5. The use of the FAST Index® for predicting (a) the seriousness of side effects to be expected in humans after consumption of foods or nutritional supplements containing oils and/or (b) the acceptance of such foods or nutritional supplements by consumers.
6. The use of the FAST Index® according to claim 5 wherein the oils are rich in PUFAs.
The present invention relates to the use of the FAST Index® for
predicting (a) the seriousness of side effects to be expected in humans
after consumption of foods or nutritional supplements containing oils
and/or (b) the acceptance of such foods or nutritional supplements by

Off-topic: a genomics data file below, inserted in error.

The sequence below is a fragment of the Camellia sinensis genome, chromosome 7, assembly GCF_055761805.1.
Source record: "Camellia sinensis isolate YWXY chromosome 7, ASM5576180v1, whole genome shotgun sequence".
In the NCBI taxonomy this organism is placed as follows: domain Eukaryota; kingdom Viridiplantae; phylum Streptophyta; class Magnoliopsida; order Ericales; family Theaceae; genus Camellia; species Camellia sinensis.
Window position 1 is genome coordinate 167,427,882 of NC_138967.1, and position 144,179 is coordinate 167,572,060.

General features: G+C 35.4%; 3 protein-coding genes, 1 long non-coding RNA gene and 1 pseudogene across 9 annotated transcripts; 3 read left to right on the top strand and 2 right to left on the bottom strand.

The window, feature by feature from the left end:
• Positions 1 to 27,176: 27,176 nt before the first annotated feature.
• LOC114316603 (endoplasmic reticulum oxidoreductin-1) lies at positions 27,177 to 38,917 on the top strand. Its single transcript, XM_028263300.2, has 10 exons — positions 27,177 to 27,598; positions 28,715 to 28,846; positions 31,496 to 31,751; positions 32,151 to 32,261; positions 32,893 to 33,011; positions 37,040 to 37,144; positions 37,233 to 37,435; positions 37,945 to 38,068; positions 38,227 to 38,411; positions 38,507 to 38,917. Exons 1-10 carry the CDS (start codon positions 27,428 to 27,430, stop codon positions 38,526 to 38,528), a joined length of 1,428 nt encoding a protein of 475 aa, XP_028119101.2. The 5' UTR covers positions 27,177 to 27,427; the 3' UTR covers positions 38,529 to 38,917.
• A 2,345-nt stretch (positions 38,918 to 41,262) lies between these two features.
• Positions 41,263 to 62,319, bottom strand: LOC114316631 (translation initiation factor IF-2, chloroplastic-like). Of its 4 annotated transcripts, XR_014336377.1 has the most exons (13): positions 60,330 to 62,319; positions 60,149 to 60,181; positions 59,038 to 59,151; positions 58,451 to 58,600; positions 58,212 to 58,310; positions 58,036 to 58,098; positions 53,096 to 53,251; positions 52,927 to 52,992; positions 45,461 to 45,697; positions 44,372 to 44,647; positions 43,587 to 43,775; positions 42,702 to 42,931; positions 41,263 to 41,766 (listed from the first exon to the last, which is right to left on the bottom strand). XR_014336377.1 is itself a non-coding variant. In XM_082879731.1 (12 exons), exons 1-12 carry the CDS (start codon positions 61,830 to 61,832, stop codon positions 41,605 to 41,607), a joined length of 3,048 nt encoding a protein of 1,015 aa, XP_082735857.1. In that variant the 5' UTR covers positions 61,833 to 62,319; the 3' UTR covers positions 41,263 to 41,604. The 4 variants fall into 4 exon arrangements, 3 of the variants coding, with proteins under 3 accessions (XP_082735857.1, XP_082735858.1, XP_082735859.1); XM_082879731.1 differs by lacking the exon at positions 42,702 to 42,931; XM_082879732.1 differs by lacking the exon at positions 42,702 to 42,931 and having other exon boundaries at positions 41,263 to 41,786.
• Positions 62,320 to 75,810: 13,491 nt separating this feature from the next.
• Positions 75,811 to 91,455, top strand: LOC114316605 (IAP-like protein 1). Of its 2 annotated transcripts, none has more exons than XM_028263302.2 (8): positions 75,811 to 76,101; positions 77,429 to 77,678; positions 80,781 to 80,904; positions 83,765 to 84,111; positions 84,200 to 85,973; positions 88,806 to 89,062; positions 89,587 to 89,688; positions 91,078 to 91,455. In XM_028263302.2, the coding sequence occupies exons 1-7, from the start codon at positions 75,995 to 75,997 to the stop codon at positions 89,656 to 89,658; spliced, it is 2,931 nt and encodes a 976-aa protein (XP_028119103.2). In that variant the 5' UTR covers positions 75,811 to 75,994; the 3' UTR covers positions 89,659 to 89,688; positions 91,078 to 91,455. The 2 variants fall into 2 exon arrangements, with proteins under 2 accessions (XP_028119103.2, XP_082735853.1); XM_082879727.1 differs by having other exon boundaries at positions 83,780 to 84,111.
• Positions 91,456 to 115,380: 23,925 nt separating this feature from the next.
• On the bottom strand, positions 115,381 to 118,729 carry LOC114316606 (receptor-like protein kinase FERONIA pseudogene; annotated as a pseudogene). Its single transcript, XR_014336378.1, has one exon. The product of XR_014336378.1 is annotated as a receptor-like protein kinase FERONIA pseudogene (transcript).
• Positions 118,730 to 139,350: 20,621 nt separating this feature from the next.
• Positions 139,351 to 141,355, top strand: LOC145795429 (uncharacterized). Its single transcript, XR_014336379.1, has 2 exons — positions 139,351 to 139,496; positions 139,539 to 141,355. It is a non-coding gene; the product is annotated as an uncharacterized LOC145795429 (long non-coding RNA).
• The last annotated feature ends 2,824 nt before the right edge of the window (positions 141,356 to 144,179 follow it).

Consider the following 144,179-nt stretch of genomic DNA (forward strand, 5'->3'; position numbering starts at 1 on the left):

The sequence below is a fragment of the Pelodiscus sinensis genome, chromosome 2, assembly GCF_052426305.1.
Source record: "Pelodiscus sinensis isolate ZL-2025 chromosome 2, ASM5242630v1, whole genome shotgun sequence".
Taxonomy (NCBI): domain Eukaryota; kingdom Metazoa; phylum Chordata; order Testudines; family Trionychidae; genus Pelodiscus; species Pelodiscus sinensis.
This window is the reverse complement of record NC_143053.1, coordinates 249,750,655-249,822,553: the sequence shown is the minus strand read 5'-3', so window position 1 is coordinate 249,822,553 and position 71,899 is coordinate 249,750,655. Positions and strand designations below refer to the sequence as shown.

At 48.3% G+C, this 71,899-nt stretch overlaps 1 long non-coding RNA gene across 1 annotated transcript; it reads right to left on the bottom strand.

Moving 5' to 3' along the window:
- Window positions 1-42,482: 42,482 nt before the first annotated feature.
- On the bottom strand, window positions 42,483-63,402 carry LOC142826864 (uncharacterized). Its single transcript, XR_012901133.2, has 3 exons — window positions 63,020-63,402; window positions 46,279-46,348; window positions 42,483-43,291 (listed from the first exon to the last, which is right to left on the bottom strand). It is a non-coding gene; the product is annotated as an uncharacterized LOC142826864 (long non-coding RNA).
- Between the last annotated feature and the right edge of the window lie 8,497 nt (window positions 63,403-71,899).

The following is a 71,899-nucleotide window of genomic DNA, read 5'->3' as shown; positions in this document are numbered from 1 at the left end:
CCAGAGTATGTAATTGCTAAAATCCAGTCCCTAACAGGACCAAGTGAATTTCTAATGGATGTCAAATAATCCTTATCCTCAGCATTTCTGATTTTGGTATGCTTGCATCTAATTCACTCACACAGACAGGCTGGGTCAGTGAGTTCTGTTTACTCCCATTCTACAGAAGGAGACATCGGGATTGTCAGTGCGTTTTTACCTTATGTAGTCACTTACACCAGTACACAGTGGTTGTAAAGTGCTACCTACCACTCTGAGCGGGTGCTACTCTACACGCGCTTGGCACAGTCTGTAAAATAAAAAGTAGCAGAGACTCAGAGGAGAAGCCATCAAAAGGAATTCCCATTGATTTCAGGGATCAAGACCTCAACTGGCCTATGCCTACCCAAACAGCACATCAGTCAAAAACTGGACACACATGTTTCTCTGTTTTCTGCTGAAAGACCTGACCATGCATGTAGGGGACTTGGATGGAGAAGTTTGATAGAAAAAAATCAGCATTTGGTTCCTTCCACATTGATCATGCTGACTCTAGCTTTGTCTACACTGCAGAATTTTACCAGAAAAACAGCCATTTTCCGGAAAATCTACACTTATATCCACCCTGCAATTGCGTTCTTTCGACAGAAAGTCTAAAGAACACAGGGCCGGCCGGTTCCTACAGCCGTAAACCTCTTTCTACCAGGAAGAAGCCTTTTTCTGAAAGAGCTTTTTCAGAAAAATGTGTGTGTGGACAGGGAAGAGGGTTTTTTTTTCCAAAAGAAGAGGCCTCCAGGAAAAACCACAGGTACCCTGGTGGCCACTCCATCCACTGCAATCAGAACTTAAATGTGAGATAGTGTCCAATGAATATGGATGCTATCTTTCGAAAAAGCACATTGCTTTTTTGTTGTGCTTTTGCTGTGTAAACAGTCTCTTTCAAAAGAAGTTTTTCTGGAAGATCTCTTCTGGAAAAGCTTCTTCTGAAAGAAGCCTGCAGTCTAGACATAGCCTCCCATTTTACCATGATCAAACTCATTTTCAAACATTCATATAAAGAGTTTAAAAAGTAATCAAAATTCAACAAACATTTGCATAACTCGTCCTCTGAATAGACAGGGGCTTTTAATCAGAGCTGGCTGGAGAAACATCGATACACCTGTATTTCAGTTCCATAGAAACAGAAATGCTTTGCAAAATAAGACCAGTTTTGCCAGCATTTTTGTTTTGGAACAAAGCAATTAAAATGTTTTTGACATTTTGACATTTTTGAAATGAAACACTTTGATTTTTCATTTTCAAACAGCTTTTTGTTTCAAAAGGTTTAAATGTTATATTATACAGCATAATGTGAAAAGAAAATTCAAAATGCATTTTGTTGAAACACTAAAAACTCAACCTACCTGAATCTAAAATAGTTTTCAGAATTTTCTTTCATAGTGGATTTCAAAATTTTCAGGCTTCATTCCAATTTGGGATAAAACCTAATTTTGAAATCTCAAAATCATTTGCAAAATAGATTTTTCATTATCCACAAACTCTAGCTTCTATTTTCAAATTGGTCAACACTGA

consumers wherein the oils are particularly rich in polyunsaturated fatty
During the last years oils containing PUFAs, in the form of glycerides or other esters, especially marine oils, have attracted substantial interest as a source of such PUFAs and have gained increased importance as dietary supplements. Today there is reasonable evidence that increasing the dietary levels of PUFAs has beneficial effects on health and can reduce the incidence of death, e.g., from coronary heart diseases via effects on blood pressure, atherosclerosis, and thrombogenesis. Other beneficial effects on health have been shown or at least been made plausible. This has triggered an increased demand for such oils or for food and food supplements containing them by consumers.